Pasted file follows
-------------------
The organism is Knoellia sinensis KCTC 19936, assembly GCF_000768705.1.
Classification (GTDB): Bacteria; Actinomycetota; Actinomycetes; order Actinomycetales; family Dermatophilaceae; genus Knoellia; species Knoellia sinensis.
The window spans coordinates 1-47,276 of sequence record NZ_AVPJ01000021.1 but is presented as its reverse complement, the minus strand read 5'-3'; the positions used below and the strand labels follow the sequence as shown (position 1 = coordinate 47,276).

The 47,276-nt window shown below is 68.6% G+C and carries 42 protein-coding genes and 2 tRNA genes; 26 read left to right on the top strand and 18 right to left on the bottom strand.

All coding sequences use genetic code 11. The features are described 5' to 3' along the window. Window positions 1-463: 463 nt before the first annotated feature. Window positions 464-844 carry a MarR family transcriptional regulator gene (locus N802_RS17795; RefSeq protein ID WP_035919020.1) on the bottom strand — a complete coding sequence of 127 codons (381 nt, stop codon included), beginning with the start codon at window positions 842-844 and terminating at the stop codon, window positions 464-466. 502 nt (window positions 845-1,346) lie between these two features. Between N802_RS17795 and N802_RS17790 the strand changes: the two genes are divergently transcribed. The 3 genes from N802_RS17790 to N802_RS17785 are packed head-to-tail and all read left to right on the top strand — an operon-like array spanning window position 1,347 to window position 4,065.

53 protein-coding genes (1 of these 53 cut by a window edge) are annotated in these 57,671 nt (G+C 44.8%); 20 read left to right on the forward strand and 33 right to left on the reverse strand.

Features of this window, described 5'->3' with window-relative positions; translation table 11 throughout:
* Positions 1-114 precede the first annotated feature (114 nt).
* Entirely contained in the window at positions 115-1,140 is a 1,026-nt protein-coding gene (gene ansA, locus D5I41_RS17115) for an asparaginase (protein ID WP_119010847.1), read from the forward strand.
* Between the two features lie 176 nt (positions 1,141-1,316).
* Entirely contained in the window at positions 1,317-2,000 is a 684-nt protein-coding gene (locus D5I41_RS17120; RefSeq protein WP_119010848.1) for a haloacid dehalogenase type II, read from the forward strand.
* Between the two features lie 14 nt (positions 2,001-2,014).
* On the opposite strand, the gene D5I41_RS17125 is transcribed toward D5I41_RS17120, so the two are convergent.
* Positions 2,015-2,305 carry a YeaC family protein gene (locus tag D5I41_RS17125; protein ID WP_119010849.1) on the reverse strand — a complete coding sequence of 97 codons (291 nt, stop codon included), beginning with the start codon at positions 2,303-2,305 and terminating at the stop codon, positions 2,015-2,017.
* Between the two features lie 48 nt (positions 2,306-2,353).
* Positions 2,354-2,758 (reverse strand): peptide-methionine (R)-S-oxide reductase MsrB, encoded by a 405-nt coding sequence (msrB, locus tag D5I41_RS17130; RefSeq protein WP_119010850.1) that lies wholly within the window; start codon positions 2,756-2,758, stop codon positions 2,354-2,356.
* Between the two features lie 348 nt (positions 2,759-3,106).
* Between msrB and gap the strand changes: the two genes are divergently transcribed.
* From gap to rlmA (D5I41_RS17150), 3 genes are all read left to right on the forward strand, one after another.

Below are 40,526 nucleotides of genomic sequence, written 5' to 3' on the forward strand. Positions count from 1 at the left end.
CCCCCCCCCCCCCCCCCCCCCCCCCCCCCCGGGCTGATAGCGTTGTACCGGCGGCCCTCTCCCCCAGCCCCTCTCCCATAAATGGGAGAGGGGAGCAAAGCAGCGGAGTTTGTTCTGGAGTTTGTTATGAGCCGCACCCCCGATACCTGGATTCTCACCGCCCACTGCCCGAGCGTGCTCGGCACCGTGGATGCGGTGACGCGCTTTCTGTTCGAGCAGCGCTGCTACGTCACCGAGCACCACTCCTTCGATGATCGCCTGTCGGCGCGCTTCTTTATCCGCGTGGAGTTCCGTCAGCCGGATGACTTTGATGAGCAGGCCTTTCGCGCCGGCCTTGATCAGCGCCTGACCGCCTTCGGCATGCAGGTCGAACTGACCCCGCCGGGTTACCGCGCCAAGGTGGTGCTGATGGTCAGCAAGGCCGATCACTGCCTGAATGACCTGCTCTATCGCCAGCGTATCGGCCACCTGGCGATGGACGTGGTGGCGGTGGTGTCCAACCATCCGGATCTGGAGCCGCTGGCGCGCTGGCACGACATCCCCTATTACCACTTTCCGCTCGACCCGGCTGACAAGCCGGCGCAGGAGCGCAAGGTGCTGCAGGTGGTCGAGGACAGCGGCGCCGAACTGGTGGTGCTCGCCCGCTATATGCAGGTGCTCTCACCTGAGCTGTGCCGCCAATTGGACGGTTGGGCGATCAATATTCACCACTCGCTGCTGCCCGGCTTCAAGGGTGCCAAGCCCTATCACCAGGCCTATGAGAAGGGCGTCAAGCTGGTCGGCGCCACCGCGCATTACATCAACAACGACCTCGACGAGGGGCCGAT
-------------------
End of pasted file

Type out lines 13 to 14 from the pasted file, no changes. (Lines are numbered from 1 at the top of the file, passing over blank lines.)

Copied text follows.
* On the opposite strand, the gene D5I41_RS17125 is transcribed toward D5I41_RS17120, so the two are convergent.
* Positions 2,015-2,305 carry a YeaC family protein gene (locus tag D5I41_RS17125; protein ID WP_119010849.1) on the reverse strand — a complete coding sequence of 97 codons (291 nt, stop codon included), beginning with the start codon at positions 2,303-2,305 and terminating at the stop codon, positions 2,015-2,017.